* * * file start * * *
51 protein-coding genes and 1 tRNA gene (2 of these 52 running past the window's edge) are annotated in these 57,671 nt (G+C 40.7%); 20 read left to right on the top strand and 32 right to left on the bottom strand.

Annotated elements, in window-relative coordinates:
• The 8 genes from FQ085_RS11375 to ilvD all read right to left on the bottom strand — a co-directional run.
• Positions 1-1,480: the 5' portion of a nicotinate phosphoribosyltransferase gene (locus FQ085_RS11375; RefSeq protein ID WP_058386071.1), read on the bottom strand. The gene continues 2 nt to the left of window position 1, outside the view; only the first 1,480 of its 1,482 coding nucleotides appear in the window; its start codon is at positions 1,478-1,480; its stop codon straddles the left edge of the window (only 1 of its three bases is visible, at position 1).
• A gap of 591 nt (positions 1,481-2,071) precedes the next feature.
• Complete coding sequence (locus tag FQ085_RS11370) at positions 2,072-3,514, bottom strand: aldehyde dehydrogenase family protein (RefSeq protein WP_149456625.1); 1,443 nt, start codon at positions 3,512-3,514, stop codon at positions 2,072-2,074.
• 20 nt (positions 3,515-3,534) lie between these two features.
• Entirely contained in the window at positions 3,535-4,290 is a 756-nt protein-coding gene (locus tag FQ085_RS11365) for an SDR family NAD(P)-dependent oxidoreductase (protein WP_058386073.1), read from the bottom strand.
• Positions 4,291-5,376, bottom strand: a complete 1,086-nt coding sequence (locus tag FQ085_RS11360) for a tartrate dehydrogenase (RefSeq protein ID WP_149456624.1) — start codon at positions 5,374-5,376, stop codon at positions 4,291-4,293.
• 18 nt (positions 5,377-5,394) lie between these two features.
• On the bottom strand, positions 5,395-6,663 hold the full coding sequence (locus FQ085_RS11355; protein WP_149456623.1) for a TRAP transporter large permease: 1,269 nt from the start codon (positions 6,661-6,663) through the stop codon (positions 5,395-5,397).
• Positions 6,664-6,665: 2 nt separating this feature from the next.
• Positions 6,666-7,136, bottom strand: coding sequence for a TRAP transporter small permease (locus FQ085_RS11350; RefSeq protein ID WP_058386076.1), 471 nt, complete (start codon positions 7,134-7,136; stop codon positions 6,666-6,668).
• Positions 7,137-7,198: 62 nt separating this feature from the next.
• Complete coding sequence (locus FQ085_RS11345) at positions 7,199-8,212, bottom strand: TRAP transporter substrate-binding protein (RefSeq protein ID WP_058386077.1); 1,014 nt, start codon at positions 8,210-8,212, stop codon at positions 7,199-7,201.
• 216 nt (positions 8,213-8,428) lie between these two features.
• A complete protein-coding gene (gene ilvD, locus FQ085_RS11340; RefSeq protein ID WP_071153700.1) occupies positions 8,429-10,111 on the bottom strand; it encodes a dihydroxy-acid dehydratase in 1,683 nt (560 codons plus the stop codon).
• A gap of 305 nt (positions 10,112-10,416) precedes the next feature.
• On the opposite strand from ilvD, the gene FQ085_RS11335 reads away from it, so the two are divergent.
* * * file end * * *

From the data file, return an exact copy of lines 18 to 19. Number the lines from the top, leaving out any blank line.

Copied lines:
• A gap of 305 nt (positions 10,112-10,416) precedes the next feature.
• On the opposite strand from ilvD, the gene FQ085_RS11335 reads away from it, so the two are divergent.